The Google+ hangout was diverse with two wives, a group of students, a war veteran, a small business owner and others. President Obama listened and communicated with these Americans and others while effectively leveraging a platform that was comfortable for them and a vast majority of his audience. How do we know this? Before the hangout, a total of 228,094 people submitted 133,184 questions and cast 1,630,369 votes on the White House YouTube channel. This was a successful example of knowing where your audience spends their time. Here are four lessons you can apply to your social strategy:
Be innovative. While Obama has incorporated townhall meetings on Facebook, Twitter and LinkedIn during his presidential campaigns, this marked the first ever Google+ Hangout with a President. Talk about catering to your audience and encouraging dialogue. You too can be innovative if you know your audience and find a way to connect with them.
Engage your advocators and face your detractors. Obama faced the difficult questions about the economy, foreign aid, homelessness and unemployment rates head on. While some Google+ Hangout attendees had voted for him, others had not. Challenging questions are inevitable, especially in social media, and your community is judging you based on your ability to handle such questions. Think of this as an opportunity to turn your detractors into brand advocates and to further confirm the decisions of ambassadors. Honest, sincere and transparent answers go a long way.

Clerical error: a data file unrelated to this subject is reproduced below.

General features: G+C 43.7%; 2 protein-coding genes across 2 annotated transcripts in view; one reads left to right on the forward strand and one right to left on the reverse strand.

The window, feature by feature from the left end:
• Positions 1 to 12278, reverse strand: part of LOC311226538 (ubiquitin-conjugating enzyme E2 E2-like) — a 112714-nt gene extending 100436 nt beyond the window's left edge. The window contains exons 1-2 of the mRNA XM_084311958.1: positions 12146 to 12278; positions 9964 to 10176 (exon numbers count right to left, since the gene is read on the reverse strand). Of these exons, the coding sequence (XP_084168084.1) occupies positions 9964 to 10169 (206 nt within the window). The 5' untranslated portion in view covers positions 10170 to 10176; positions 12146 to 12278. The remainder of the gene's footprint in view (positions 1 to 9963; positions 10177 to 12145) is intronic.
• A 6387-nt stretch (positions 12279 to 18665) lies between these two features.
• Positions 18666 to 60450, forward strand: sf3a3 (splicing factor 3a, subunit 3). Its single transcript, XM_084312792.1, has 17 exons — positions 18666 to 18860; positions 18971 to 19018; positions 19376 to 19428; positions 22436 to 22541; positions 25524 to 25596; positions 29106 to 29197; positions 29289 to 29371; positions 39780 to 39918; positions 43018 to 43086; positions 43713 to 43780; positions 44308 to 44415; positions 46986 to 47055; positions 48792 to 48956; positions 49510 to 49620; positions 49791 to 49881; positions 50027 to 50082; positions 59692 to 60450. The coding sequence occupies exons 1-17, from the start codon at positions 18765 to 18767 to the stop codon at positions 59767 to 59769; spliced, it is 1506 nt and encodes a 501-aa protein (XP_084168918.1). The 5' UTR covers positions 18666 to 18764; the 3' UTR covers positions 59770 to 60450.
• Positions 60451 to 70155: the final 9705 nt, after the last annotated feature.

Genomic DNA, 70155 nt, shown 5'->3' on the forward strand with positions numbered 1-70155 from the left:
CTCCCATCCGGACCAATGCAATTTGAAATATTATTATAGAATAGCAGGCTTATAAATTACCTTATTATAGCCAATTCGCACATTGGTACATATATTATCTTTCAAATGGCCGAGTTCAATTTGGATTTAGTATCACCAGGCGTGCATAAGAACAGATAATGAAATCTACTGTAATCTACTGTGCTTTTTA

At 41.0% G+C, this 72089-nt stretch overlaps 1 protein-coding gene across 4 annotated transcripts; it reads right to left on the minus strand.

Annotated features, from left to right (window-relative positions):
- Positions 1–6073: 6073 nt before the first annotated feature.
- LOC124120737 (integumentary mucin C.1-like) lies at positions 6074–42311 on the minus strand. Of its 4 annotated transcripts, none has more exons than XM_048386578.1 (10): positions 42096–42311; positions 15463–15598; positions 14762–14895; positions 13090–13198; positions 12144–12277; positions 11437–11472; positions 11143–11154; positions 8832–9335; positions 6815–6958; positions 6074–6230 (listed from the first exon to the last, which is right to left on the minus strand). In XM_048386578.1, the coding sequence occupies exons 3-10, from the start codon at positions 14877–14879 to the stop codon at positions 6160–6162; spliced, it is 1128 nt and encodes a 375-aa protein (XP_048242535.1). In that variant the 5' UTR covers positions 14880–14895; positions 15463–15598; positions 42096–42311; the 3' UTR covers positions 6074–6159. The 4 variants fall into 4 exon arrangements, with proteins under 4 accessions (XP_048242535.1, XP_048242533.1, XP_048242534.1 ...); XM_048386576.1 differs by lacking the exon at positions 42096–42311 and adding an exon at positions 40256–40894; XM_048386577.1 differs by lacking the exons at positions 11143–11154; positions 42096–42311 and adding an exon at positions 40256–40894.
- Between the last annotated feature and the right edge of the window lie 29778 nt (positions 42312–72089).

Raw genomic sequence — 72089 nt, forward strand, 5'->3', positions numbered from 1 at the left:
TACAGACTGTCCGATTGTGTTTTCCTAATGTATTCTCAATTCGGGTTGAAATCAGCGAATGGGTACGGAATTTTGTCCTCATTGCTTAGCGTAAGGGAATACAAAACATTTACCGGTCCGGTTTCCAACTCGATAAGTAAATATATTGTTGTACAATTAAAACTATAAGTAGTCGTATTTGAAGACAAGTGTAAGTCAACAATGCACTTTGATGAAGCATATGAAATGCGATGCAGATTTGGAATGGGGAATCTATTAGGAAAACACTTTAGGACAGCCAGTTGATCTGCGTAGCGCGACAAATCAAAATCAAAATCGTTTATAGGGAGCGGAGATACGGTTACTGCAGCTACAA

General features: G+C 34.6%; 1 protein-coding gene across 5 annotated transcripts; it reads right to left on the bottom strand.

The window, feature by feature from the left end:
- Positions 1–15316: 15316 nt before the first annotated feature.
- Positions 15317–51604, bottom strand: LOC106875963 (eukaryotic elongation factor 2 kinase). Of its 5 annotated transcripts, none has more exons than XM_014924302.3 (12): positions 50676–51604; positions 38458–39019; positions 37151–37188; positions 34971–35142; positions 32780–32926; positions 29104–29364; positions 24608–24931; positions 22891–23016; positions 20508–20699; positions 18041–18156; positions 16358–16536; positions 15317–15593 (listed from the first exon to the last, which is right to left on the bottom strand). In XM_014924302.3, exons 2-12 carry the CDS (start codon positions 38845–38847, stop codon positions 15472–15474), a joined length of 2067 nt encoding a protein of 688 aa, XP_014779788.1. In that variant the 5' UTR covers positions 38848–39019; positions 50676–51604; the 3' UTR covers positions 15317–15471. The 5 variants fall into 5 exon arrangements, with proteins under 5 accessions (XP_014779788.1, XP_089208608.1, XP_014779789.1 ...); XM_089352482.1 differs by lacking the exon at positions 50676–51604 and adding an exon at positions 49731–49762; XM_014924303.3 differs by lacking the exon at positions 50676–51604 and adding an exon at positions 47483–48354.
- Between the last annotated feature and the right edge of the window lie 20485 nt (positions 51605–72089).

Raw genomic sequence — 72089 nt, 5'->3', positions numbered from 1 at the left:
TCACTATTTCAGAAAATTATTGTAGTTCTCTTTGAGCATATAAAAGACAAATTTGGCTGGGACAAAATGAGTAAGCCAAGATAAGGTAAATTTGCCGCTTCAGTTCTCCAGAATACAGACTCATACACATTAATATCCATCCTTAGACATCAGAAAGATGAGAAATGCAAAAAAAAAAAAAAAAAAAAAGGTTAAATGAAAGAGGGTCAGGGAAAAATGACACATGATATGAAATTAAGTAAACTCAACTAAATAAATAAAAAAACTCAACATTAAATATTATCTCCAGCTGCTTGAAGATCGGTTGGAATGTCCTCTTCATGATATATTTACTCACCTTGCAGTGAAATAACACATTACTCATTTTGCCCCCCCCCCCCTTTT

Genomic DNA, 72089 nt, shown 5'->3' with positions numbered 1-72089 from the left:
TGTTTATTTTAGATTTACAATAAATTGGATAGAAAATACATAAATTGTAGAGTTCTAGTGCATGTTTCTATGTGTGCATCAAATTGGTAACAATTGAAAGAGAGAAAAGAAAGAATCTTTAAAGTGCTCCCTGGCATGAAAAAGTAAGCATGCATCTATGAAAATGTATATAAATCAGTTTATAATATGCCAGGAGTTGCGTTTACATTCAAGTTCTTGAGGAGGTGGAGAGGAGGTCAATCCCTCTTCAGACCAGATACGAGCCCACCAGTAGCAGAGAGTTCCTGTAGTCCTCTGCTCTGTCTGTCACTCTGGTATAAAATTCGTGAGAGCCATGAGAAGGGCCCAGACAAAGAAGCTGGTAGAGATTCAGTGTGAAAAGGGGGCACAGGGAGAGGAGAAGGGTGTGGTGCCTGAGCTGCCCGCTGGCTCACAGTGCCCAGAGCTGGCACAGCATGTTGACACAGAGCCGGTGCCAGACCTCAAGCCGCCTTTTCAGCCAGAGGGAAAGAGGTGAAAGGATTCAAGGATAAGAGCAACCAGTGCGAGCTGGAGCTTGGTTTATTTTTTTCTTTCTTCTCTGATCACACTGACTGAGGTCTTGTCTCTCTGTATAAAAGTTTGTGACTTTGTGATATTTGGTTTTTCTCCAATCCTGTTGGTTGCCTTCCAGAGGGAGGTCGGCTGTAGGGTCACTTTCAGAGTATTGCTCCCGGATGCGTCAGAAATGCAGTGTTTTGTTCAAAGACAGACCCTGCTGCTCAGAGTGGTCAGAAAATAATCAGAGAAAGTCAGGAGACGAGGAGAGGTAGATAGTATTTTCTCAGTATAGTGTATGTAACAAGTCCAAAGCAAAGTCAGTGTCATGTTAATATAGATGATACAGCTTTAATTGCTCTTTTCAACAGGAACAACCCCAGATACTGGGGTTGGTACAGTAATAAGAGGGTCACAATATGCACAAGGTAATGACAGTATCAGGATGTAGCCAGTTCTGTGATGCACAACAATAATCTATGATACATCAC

Use multiple platforms. If you’re going to host multiple parties, you’d better mix up the venues. In this case, the White House effectively utilized several social media channels. People could submit a question on YouTube, watch on Google+, or follow along on Twitter using the hashtag #askobama. The next time your business wants to engage with your community be sure to know when and where to host the party (or parties!).
Understand public relations 101. Never turn down an opportunity to sway public opinion. It is important to use every conversation as an opportunity to improve your image, even if that means laughing at an impersonator.
It can be challenging for a brand to be knowledgeable, educational and laugh at the same time. Social media takes practice and requires companies to take chances. Find the right balance and your community will grow and reward you in return. What did you think of the first ever Google+ Hangout? I’d love to hear your thoughts! If you missed the hangout, watch it here: here.
This post originally appeared on the Radian6 Social Strategy Blog where I contribute to the community engagement team.